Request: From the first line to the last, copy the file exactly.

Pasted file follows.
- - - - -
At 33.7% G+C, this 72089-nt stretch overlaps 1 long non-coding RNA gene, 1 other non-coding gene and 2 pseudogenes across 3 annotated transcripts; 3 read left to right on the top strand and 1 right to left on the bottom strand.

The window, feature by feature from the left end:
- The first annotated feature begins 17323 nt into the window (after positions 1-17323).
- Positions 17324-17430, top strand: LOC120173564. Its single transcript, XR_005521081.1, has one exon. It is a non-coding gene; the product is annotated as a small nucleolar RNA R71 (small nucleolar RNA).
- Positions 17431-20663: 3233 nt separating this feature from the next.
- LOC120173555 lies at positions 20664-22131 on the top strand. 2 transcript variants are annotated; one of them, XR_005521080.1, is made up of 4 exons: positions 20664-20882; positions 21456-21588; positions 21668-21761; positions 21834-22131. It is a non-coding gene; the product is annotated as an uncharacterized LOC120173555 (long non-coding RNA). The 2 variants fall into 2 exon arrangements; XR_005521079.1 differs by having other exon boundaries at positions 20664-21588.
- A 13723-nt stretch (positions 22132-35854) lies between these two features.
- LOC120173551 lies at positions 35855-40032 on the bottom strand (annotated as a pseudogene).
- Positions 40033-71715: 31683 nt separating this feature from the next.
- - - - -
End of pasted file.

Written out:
At 33.7% G+C, this 72089-nt stretch overlaps 1 long non-coding RNA gene, 1 other non-coding gene and 2 pseudogenes across 3 annotated transcripts; 3 read left to right on the top strand and 1 right to left on the bottom strand.

The window, feature by feature from the left end:
- The first annotated feature begins 17323 nt into the window (after positions 1-17323).
- Positions 17324-17430, top strand: LOC120173564. Its single transcript, XR_005521081.1, has one exon. It is a non-coding gene; the product is annotated as a small nucleolar RNA R71 (small nucleolar RNA).
- Positions 17431-20663: 3233 nt separating this feature from the next.
- LOC120173555 lies at positions 20664-22131 on the top strand. 2 transcript variants are annotated; one of them, XR_005521080.1, is made up of 4 exons: positions 20664-20882; positions 21456-21588; positions 21668-21761; positions 21834-22131. It is a non-coding gene; the product is annotated as an uncharacterized LOC120173555 (long non-coding RNA). The 2 variants fall into 2 exon arrangements; XR_005521079.1 differs by having other exon boundaries at positions 20664-21588.
- A 13723-nt stretch (positions 22132-35854) lies between these two features.
- LOC120173551 lies at positions 35855-40032 on the bottom strand (annotated as a pseudogene).
- Positions 40033-71715: 31683 nt separating this feature from the next.